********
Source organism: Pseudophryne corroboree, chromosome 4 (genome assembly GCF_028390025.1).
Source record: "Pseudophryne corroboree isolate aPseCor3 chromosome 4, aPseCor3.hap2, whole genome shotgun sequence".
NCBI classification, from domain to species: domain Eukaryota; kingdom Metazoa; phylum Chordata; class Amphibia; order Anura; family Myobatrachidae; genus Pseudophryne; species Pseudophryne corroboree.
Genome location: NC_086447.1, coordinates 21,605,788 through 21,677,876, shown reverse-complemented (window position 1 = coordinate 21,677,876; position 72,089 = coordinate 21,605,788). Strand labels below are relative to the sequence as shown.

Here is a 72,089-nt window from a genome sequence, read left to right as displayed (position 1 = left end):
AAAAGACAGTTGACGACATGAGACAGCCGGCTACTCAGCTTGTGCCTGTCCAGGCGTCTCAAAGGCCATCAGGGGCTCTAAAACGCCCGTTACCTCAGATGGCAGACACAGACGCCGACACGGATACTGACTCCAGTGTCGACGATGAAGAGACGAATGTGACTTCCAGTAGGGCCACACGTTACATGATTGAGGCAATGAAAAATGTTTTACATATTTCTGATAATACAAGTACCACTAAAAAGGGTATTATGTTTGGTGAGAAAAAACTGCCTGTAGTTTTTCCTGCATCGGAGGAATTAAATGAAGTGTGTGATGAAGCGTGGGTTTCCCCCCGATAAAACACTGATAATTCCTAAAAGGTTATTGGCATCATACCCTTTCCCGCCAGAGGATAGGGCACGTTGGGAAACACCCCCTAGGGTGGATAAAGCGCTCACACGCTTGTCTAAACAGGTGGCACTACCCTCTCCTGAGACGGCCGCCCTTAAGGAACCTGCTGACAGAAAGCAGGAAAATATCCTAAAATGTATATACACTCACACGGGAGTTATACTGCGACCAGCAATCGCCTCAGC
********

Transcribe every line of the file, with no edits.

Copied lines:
Source organism: Pseudophryne corroboree, chromosome 4 (genome assembly GCF_028390025.1).
Source record: "Pseudophryne corroboree isolate aPseCor3 chromosome 4, aPseCor3.hap2, whole genome shotgun sequence".
NCBI classification, from domain to species: domain Eukaryota; kingdom Metazoa; phylum Chordata; class Amphibia; order Anura; family Myobatrachidae; genus Pseudophryne; species Pseudophryne corroboree.
Genome location: NC_086447.1, coordinates 21,605,788 through 21,677,876, shown reverse-complemented (window position 1 = coordinate 21,677,876; position 72,089 = coordinate 21,605,788). Strand labels below are relative to the sequence as shown.

Here is a 72,089-nt window from a genome sequence, read left to right as displayed (position 1 = left end):
AAAAGACAGTTGACGACATGAGACAGCCGGCTACTCAGCTTGTGCCTGTCCAGGCGTCTCAAAGGCCATCAGGGGCTCTAAAACGCCCGTTACCTCAGATGGCAGACACAGACGCCGACACGGATACTGACTCCAGTGTCGACGATGAAGAGACGAATGTGACTTCCAGTAGGGCCACACGTTACATGATTGAGGCAATGAAAAATGTTTTACATATTTCTGATAATACAAGTACCACTAAAAAGGGTATTATGTTTGGTGAGAAAAAACTGCCTGTAGTTTTTCCTGCATCGGAGGAATTAAATGAAGTGTGTGATGAAGCGTGGGTTTCCCCCCGATAAAACACTGATAATTCCTAAAAGGTTATTGGCATCATACCCTTTCCCGCCAGAGGATAGGGCACGTTGGGAAACACCCCCTAGGGTGGATAAAGCGCTCACACGCTTGTCTAAACAGGTGGCACTACCCTCTCCTGAGACGGCCGCCCTTAAGGAACCTGCTGACAGAAAGCAGGAAAATATCCTAAAATGTATATACACTCACACGGGAGTTATACTGCGACCAGCAATCGCCTCAGC